802.2 frames include Destination SAP and Source SAP fields. These fields hold data to identify the upper layer protocol to hand off to. The example in the text shows the value 0xe0, which stands for NetWare, which means IPX/SPX.
SNAP frames have Destination SAP and Source SAP fields, as well, but they always hold the value 0xAA, which means they are SNAP frames. The protocol information is stored in a Protocol field. The author warns us that Cisco uses a SNAP frame with their proprietary protocol Cisco Discovery Protocol (CDP).
The author uses the acronym IEEE several times, but I did not see his definition of it. The Institute of Electrical and Electronic Engineers (IEEE) is a standards organization that has specified many of the rules used in building networks. Their standards are often referred to by number. In this chapter, we discuss some of the IEEE 802.x standards. LAN protocols that support the IEEE 802 standards can be referred to as 802.x protocols.
Traditionally, networks have been built with cable of various types. Some classic types of cable media:
For images of cable media, I recommend following this link to online catalog of the Black Box company.
Your text discusses one cable type in detail: Unshielded Twisted Pair (UTP). The graphic on this page shows several twisted pairs of wires. Each wire is covered with an insulator, and the two wires in each pair are meant to be used as a circuit. These wires suffer from crosstalk, leakage of signal from one circuit to another. The twists help cancel out such leaks. The graphic shows a UTP cable with eight wires in it, making four pairs.
This type of cable comes in several varieties: two pair, three pair and four pair are common. Also, each variety may be available in grades, such as CAT 1 (Category 1) through CAT 5 (Category 5). There are several categories, and a major difference between them is the number of twists per foot in each pair. CAT 1 will have less than 5 twists per foot, CAT 5 will have 25 or more twists per foot (so it is better, and costs more). Note that the better the class of cable, the more bits per second can be passed across it.
Connecting a system with twisted pair wiring is easy. You may use either
hubs or switches, but switches are preferred, for the reasons noted above.
cables are usually connected to devices with RJ-45 connectors. Your text
does not show an RJ-45 connector (or any other) very well. In the enlarged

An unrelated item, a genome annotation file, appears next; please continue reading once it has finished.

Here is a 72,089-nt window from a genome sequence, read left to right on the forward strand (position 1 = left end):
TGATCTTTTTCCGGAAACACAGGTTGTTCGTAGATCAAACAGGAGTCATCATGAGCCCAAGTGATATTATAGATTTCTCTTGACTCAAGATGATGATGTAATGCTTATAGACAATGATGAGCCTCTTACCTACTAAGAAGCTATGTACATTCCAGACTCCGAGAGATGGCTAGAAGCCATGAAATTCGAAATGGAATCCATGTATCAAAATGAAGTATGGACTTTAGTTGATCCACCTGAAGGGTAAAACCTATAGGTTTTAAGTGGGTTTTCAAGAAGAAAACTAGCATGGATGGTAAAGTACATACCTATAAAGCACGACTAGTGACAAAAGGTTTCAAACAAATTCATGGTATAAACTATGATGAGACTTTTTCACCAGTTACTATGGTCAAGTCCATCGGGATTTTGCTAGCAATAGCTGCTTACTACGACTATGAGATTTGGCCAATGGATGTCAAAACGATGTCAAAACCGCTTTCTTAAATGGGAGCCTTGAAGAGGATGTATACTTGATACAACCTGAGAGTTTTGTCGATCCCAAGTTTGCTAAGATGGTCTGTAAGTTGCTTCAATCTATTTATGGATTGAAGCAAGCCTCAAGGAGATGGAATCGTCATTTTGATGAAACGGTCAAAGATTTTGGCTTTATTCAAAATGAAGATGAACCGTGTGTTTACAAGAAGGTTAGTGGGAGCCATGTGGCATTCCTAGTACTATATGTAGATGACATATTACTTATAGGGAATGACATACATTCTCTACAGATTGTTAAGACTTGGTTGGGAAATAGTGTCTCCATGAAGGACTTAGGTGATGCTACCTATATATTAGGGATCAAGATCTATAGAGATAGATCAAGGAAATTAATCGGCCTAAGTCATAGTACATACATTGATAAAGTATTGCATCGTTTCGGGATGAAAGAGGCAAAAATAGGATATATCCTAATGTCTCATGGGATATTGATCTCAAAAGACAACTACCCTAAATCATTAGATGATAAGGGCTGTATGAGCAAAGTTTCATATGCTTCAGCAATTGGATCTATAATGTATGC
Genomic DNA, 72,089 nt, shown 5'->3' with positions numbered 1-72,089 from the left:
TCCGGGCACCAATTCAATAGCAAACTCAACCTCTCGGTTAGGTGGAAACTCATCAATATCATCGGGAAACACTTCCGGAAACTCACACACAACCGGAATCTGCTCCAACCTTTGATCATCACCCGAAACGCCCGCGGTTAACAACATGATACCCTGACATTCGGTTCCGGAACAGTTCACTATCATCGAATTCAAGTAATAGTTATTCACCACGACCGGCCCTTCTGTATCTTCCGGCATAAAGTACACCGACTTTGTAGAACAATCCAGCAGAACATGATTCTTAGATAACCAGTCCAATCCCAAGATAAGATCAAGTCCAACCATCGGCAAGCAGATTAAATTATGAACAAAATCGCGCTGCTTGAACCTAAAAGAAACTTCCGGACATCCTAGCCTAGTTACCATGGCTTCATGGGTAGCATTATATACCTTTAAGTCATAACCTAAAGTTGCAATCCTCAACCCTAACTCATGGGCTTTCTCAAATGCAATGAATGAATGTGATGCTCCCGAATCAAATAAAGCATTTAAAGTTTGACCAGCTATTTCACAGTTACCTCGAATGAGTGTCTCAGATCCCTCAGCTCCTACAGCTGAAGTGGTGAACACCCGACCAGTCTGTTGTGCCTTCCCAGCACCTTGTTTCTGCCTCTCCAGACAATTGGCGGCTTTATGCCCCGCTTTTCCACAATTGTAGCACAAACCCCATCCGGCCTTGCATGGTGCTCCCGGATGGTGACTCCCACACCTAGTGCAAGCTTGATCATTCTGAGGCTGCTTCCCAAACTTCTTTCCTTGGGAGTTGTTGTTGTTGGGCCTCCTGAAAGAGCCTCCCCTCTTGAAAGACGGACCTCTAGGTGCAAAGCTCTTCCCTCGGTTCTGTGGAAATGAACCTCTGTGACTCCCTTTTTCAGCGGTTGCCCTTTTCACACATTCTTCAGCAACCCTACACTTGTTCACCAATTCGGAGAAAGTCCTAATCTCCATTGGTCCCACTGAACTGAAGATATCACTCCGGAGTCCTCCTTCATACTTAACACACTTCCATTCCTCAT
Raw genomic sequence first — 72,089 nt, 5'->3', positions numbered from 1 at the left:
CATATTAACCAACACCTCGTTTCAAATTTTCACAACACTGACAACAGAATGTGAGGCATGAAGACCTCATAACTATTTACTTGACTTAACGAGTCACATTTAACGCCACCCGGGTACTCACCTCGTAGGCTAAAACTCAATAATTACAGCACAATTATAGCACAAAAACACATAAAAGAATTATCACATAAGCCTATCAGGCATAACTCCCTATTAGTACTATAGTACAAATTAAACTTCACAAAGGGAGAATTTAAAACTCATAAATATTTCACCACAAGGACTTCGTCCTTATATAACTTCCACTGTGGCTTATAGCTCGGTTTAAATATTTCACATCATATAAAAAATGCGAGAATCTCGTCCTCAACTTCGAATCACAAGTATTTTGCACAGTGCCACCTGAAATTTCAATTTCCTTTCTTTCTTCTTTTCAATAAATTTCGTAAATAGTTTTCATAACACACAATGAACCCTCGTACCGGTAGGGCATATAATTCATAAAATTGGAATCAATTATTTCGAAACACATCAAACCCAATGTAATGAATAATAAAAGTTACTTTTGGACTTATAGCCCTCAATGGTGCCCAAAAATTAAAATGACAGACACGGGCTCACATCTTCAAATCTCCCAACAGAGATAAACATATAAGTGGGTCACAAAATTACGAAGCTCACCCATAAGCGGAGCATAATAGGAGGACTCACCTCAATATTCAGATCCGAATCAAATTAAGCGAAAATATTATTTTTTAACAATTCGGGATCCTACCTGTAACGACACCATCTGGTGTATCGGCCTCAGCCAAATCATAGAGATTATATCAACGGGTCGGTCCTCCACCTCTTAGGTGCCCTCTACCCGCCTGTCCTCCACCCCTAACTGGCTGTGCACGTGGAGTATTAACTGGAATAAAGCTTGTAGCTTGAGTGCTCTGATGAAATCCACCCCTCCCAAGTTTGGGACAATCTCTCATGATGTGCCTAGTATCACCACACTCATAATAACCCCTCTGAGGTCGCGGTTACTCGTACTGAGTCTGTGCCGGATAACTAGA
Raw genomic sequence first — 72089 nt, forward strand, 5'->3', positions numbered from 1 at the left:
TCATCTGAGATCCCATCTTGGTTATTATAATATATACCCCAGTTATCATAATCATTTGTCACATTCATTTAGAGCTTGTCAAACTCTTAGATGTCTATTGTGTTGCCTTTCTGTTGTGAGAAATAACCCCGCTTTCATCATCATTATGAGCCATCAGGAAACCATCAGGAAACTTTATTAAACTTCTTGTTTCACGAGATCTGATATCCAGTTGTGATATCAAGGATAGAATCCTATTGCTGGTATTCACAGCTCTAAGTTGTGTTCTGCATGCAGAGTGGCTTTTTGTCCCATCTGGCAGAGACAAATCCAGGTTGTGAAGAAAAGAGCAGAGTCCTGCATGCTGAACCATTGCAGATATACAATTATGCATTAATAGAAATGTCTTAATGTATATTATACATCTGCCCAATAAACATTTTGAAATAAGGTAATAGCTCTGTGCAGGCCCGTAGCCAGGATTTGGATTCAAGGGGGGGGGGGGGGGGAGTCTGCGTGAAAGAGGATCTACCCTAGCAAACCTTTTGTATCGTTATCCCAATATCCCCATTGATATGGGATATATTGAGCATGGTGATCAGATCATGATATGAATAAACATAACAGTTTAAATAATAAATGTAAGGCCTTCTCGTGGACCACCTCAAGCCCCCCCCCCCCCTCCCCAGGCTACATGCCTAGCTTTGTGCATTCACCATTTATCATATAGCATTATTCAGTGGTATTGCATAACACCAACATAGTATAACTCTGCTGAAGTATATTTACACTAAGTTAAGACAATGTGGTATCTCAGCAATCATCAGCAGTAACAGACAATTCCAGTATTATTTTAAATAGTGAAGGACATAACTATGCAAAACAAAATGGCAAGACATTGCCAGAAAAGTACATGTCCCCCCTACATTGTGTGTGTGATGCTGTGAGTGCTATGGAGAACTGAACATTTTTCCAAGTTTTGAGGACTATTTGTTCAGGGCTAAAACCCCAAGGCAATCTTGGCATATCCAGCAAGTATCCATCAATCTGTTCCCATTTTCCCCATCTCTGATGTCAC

picture on the right, note the eight gold-colored connections for the
eight wires usually found in UTP cables. The wires are used in pairs to
form circuits. See the Networking Technologies notes for more information
on this sort of connector.
The tables below describe a straight-through cable, a crossover cable,
and a rollover cable.
Your text suggests that making a rolled cable is easy, since you just cut the end off a good straight-through cable, and crimp a new end on it that has been rolled over. In the real world, the crimping part is not easy until you are practiced at it.
The text describes configuring Hyperterminal to use as your connection to the Cisco console. It does not mention how to start Hyperterminal. On my XP workstation, I clicked Start | Programs | Accessories | Communications | Hyperterminal. The text also specifies that the default port settings in Hyperterminal will not work for a connection to the Cisco console. The recommended port settings are:
The text continues with a few statements about wireless networking. This topic includes several technologies. At this time, the most popular seem to be Broadband Personal Communication Service (PCS) and Wi-Fi (IEEE 802.11b and g). You should be aware of the usual bandwidth limits for Wi-Fi: 802.11b is limited to 11 Mbps (Megabits per second), 802.11g is limited to 54 Mbps. These are theoretical limits: actual bandwidth may be less.
The text returns to the OSI model by telling us that as data packets are passed down from one layer to another, they are wrapped in an envelope by each new layer. That envelope includes information from each protocol that acts on the data at that layer. The process of wrapping new information around the message is called encapsulation. Each message passed down the layers has a series of wrappers placed on it. Notably, the Transport layer adds a Segment wrapper, the Network layer adds a Packet wrapper, the Data Link layer adds a Frame wrapper, and the Physical layer adds a Bit wrapper.
Encapsulation is also used to send data across networks that do not support specific protocols. I once worked on a system that supported IPX/SPX, but not TCP/IP. The problem was that we had to pass data to distant IPX networks across IP networks that would not recognize our IPX traffic. The solution was to encapsulate our IPX traffic in IP wrappers, pass it across the IP networks, and remove the wrappers at the receiving systems.
The text discusses the specific name given to protocol data units
(globs of data) at each layer. All layers involve the term packets,
and most have other terms specific to them as well:
The last major topic in the chapter is the Cisco hierarchical model for networks. It describes three layers and the relationship between devices found in those layers. This is a logical model, so devices may perform functions on more than one layer. The hierarchy is a structure of functions, not of physical layout of the network.